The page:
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Religion and Psychoactive Sacraments:
An Entheogen Chrestomathy
Thomas B. Roberts, Ph.D. and Paula Jo Hruby, Ed.D.
Author Index | Title Index


Anglo-American Postmodernity: Philosophical Perspectives on Science, Religion, and Ethics.

Murphy, Nancey. (1997).
Boulder, CO: Westview Press.


ISBN:0-8133-2868-3 hardcover
0-8133-2869-1 paperback
Description: First edition, xii + 228 pages.

Contents: Introduction, 10 chapters in 3 parts: 1. Philosophy of Science, 2.

Note: Although this book does not explicitly address entheogens, Murphy clearly describes part of the philosophical background behind the issue of entheogens.

Excerpt(s): Thus, we see that there are two distinct strategies for satisfying the demand for indubitable foundations for theology. Scripture itself is understood differently by proponents of the two strategies. Conservatives emphasize that these books are the result of acts of God, not of human discovery, and emphasize the factual character of their contents. Scripture provides precise and true accounts of supernatural realities. Liberals see Christian Scripture as belonging to a class of writings that express, with different degrees of aptness, insights regarding God and human life that arise from religious experience. So according to the liberals, Christian Scripture may be especially authoritative for Christians, but it differs from other religious writings in degree, not in kind. (page 97)

In 1799 Friedrich Schleiermacher published his famous Speeches, in which he proposed that the essence of religion (of all religion, not just Christianity) is a certain sort of feeling or awareness. He described this feeling differently over the years of his theological career: as intuition of the infinite, as immediate perception of the universe and of the existence of all finite things in and through the infinite, as immediate consciousness of the deity, and, in his mature work, as "awareness of absolute dependence," or, what he took to be the same, as "God-consciousness." pages 94-95)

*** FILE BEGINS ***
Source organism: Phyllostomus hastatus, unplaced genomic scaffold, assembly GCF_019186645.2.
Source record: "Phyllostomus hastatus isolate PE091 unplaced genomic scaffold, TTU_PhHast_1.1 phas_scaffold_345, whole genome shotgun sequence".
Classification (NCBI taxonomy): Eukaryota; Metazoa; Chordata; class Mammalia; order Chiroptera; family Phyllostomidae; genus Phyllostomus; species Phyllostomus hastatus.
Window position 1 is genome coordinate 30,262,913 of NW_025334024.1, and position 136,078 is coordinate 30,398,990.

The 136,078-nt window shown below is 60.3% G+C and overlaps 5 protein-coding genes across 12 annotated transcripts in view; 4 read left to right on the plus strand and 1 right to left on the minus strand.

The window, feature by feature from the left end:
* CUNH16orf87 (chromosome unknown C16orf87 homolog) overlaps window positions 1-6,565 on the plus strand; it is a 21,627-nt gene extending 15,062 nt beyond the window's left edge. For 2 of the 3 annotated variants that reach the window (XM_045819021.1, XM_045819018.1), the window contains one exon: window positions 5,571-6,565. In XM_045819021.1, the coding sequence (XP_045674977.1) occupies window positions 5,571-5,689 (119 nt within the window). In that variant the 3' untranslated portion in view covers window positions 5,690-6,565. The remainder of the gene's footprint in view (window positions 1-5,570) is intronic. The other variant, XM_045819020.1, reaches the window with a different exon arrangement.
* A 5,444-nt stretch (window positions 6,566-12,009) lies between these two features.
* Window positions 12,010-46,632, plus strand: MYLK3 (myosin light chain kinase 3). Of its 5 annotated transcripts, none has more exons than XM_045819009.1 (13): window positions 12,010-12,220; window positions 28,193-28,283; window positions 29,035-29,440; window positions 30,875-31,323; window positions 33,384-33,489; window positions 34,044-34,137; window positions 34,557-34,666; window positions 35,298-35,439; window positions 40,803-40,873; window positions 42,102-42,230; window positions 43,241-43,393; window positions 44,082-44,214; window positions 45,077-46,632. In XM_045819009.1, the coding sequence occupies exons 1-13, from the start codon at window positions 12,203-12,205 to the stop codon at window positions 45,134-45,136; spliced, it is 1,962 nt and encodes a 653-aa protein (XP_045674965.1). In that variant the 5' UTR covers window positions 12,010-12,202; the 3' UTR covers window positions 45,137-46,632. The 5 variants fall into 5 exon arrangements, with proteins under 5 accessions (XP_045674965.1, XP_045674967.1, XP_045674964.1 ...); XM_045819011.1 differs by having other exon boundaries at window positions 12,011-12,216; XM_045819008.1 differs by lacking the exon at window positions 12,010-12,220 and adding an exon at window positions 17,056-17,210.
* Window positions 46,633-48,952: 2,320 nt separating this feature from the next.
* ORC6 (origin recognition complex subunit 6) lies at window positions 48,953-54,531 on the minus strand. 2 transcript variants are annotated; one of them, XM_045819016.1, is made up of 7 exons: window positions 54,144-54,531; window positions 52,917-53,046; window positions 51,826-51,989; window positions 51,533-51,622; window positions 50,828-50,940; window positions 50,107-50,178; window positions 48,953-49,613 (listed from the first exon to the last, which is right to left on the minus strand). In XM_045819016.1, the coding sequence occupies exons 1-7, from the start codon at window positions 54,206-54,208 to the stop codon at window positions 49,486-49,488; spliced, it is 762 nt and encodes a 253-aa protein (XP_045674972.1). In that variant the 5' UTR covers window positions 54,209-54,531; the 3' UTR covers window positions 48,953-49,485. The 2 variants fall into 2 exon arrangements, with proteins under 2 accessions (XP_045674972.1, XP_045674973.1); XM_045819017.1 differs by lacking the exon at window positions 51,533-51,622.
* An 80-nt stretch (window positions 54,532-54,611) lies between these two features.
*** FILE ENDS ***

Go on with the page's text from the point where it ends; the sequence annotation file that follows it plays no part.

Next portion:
Now in what sense is this a foundationalist use of experience for theology? First, Schleiermacher described the relevant experience as universal and unmediated. It is universal in the sense that, although this experience is colored differently in different cultures, and for Christians by the influence of Jesus, it is the common source of all religions. It is a kind of experience that is available in principle to all, not just to Christians. When Schleiermacher claimed that the awareness of absolute dependence is unmediated, he meant that it does not depend on inference or interpretation. Thus, it is the true source or origin of religion, not a product of anything prior. In other words, there is no deeper foundation. Second, doctrine is to be evaluated in light of experience, never the reverse. So God-consciousness is the origin of all religion; first-order religious language (prayer, preaching, etc.) as an expression of that consciousness is foundational for all doctrine and theology. (page 95)

Other liberal theologians provide equally abstruse accounts of foundational religious experience. For example, Karl Rahner, the great twentieth-century Catholic theologian, traces theology to the experience of self-transcendence; the midcentury Protestant Paul Tillich characterizes the primordial religious experience as being grasped by ultimate concern. Ordinary Christians might well wonder if they have ever had such experiences and why plain old Christian experience, say of conversion of prayer or conviction of sin, should not be the focus instead. The foundationalist theory answers this question. Foundations must be universally accessible and indubitable. Therefore, the requisite experiences must not be specifically Christian in character or subject to mistake or misinterpretation there are spurious conversions, imagined voices masquerading as answers in prayer. (page 96)

The expressivist theory of religious language coheres with and reinforces experiential foundationalism. If the essence of religion is feeling, an inner awareness, then expressivist language is really the only sort possible for first-order religious language what is there to say about a feeling other than to express it? But religious perceptions do not come with precise descriptions attached. The human race must grope for adequate ways to communicate an awareness that is of a different order from awareness of the physical universe. The appropriate kind of language is symbolic or metaphorical. It is not, in any straightforward sense, a representation of objective external realities. (page 99)



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